The Journey (1997 – 2002)
It’s impossible to capture 4 ½ years of tragedy, even
in 200 photographs. Sometimes it’s gut wrenching to look at photos of Danny
during those years of chemotherapy—they’re reminders of pain, fear,
uncertainty and, ultimately, loss. But just as often they’re reminders of a
courageous and hard-fought battle and of a young man who never lost his
resilience, dignity or sense of humor. There’s one constant in these
After an emergency splenectomy in November 1997, Danny was diagnosed with
Acute Lymphocytic Leukemia (ALL) at age 10. Most of his treatment took place
at the Kaiser Sunset facilities in Los Angeles under the care of Dr. Robert
Cooper. In November 1999, while still on maintenance chemo, Danny relapsed.
A bone marrow transplant was discussed and Stephen was found to be a
perfectly matched donor. The consensus medical opinion, however, was that a
stepped-up protocol of chemotherapy and radiation was a safer course. To
save travel time and hospitalization in LA, Danny began receiving treatment
in Bakersfield at CBCC in early 2000 under the care of Dr. Ravi Patel.
In the summer of 2001, just after graduating from Tevis Junior High, Danny
completed his 18-month relapse chemotherapy. It was a time of relief,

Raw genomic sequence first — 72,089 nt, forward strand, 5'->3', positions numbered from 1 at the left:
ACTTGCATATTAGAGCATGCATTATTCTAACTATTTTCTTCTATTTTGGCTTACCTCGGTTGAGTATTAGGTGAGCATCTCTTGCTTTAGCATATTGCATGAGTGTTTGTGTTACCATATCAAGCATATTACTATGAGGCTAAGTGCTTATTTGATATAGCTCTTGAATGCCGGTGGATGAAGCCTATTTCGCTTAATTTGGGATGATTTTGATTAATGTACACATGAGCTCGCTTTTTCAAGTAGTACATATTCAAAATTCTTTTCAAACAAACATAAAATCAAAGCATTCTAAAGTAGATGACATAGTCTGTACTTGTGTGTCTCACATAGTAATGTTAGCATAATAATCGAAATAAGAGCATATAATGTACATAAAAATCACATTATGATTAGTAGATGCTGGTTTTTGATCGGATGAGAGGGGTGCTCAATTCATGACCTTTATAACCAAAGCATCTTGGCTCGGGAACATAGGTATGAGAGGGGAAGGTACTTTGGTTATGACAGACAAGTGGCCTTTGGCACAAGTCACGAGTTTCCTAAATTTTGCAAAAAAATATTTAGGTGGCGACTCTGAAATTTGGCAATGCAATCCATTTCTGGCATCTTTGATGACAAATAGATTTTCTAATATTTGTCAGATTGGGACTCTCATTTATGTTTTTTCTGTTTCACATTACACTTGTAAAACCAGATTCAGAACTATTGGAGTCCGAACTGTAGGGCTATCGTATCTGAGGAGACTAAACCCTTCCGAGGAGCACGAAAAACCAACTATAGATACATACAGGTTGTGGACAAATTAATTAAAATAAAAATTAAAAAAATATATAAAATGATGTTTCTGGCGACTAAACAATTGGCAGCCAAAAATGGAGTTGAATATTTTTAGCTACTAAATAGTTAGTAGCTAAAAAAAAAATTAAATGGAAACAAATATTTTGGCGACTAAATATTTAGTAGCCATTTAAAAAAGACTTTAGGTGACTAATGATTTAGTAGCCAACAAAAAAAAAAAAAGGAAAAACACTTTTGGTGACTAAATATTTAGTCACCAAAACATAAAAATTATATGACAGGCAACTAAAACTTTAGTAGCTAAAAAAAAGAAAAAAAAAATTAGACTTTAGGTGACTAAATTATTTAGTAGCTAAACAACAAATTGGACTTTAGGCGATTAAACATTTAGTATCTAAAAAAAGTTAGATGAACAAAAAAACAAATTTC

celebration and anticipation. Our family celebrated by taking the “trip of a
lifetime” to Japan that summer (see link). Danny entered Stockdale High
School that fall, more than eager to spend his first full year in school
since the 4th grade…but in January 2002 the cancer came back. He then
endured a 39-day hospital stay, heavy chemotherapy, and a period of
dialysis. The attempt to get him back into remission, and ready for a bone
marrow transplant, failed. Danny came home on the evening of February 28th.
Danny was incredibly protective of his family during his final weeks; he
didn’t want us to suffer or be afraid. He told his Mom several times that he
was not afraid to die, and that he knew this would be harder on his family
than on him. On March 11th, Dr. Cooper estimated that Danny had 3-4 weeks
left, but he was gone only four days later.
Thankfully, the end was not difficult or prolonged. We believe it was an act
of his will that he went when he did. Danny knew that hospice was coming for
the first time that Friday and he probably thought, “The heck with that!”
So, he left, peacefully and with little more than an hour of warning. He
handled the departure from his earthly home with a grace and dignity that
the rest of aspire to. Danny died in his bedroom, in his Mom’s arms, at
7:00AM on March 15, 2002.
His room remains as it was that morning – but his home and family are
Total Pictures: 161
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